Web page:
More on references

Because it’s still that time of year, and people have questions


Since my last post about reference letters I’ve been fielding a grab bag of quick questions on the topic. So here are a few more tips on asking for reference letters, as well as one more reminder that it really is that time of year, and applications for all sorts of things will be due before you know it.

First, there was a question about asking the same person for multiple reference letters. Believe me, no one will be surprised if you hit them up multiple times for references. That’s just par for the course. Anyone you might ask for a reference almost certainly gets asked on a regular basis and probably keeps a folder for exactly this reason. Even I’ve got one. I know if someone’s asked me once they are likely to come back, and there’s no sense writing something from scratch when I can reuse elements from previous letters instead. That said, as a courtesy to the potentially less organized, if you know you’ll be asking someone again you might say as much. It could save some trouble.

On a related note, I was asked about keeping letters of reference for later and holding on to generic ones for use as needed. Generic letters of reference may be very useful for job applications and in a case such as that keeping them around for later could be useful. But for applications to post-secondary programs or for scholarships or awards (the purposes I tend to assume, at this time of year) you’ll want more targeted letters. That isn’t to say that every letter can or will be a carefully crafted work of art, but each one should speak directly to the purpose for which it is intended. If nothing else it should be addressed correctly.

You may need to ask someone for a letter who you actually don’t know very well. I know that can be awkward. Do keep in mind this is a very common problem and the people you are likely to ask will have faced this issue many times before. As I suggested in my last piece, be prepared to make their lives easier by having your CV and any relevant personal statements ready for reference. That way your referee won’t be left flailing around for lack of anything to say about you. But don’t feel you need to explain or justify why you’re asking someone with only a passing familiarity with you for a reference. It happens. It’s better to get a reference from someone who does know you really well, of course, but that isn’t always possible.

I was also asked about references for phone interviews. To be perfectly honest, I’m not familiar with anything that requires your references to give phone interviews, but I’m willing to believe it’s possible. It’s common to be asked for contact information for your referees or for people who can verify activities you may be citing in your information. Where that happens, however, it’s rare for anyone to actually be called, and even then it would be a very brief conversation. A full on interview would be very rare, and I’d assume aimed at something special.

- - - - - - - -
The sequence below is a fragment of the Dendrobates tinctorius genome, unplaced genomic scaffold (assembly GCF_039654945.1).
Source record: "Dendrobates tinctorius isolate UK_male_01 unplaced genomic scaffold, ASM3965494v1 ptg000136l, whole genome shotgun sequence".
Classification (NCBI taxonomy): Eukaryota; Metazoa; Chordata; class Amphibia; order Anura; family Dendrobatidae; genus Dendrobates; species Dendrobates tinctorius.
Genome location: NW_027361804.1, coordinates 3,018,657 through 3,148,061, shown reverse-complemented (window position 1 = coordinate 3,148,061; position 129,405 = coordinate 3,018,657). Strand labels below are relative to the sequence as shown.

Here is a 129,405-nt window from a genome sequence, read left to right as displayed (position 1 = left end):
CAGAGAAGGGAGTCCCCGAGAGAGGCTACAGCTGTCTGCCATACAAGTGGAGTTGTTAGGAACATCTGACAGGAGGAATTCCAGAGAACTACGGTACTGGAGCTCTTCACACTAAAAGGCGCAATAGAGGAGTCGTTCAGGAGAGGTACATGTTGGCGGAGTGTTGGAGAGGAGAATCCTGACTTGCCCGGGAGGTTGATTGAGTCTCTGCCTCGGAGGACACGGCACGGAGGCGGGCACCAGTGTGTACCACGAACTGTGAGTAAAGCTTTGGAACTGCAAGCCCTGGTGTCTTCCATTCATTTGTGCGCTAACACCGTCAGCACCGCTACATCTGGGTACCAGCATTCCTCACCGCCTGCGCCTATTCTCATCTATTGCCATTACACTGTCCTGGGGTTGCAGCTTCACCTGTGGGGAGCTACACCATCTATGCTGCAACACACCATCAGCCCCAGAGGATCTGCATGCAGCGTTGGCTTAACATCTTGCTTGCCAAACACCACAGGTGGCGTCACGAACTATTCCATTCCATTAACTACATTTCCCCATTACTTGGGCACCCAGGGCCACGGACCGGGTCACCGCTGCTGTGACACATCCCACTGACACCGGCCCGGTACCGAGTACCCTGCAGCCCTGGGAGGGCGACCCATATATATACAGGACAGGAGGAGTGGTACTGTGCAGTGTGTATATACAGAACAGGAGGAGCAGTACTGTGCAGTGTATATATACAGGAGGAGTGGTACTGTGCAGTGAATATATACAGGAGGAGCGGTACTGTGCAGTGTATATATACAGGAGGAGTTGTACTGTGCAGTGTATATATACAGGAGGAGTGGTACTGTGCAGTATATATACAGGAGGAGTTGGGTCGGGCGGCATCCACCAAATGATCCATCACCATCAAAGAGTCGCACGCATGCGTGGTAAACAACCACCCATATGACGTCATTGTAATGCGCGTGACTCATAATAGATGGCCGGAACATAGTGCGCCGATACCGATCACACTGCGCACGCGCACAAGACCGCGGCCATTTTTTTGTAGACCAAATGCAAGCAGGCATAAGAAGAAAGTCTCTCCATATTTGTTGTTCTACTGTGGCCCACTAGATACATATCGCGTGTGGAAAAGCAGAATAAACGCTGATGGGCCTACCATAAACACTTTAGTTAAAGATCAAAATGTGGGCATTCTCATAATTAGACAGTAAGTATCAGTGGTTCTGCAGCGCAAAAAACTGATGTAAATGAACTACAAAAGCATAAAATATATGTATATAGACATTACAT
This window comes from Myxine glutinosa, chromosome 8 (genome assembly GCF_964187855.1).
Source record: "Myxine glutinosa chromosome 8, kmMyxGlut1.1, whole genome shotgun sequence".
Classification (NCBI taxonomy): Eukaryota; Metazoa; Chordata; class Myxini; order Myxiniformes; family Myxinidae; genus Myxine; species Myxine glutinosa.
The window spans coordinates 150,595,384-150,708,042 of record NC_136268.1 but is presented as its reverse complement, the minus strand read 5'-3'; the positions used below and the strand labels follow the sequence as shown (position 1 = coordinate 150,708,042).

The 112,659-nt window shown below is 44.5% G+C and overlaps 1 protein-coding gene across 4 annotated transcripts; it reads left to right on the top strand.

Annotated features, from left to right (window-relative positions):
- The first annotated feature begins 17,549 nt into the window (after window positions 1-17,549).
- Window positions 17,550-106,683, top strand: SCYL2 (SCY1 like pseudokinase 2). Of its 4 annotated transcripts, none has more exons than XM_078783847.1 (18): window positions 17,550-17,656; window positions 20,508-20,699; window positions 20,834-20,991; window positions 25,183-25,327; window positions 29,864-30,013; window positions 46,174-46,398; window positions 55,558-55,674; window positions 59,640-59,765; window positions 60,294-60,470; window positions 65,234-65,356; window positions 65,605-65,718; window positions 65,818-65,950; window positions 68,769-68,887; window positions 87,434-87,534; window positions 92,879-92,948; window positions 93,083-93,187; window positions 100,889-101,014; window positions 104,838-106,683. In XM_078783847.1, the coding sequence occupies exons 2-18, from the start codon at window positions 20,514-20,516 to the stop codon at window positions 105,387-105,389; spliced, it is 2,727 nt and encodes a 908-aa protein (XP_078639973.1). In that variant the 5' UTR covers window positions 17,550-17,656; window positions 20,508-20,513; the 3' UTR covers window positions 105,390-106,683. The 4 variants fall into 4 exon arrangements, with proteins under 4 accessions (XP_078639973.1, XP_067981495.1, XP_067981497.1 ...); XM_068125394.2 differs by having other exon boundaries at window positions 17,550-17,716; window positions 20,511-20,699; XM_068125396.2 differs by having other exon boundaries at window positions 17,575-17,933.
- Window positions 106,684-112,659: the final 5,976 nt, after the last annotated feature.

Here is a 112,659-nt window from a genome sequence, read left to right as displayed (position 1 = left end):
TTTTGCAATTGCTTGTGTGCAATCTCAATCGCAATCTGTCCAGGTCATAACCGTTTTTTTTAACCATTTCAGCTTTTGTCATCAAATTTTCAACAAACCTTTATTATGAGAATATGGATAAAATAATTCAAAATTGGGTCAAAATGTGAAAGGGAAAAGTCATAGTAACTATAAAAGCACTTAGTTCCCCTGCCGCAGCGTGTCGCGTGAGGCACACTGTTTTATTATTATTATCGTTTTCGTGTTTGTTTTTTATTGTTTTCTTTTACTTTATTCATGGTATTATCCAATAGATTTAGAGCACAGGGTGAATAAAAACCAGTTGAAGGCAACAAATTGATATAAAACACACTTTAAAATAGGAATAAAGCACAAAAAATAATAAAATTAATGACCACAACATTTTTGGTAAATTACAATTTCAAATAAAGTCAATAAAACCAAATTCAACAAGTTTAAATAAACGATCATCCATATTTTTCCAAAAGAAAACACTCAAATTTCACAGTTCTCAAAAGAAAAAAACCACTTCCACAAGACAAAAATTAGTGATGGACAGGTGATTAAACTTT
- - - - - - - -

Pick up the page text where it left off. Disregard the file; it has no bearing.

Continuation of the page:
This does, however, remind me of another point. Show some sensitivity to the fact that you’re asking for a favour here and it may be a bit of an imposition. Whether it’s a phone interview or just a letter, these things do take time and effort. Again, you’re almost certainly dealing with someone who does this regularly and probably regards it as part of their job so you need not grovel or apologize endlessly. But do communicate that you understand and appreciate the effort. If you come across like you believe you’re simply entitled to a reference it’s going to reflect badly on you at exactly the time when you least want that to happen.

A final note. If someone expresses reluctance to write a letter for you or to act as a reference – move on and find someone else. Note there’s a fine line between actually refusing to write a letter and pointing out there may be better people out there. Some folks simply aren’t the most prominent referees and in academia, especially, that can matter. So in a case such as that you might consider the point and request the letter anyway. But sometimes reluctance can also mean that your chosen referee just doesn’t have enough positive things to say about you. Hopefully your judgment is good enough that you won’t ask someone who would have trouble acting in that role, but it has happened. I’ve been asked, at least once, for a reference from someone I wouldn’t wish on my worst enemy. So if the person you’ve asked seems to be begging off you should take the hint.

Questions are welcome at jeff.rybak@utoronto.ca. Even the ones I don’t post will still receive answers, and where I do use them here I’ll remove identifying information.


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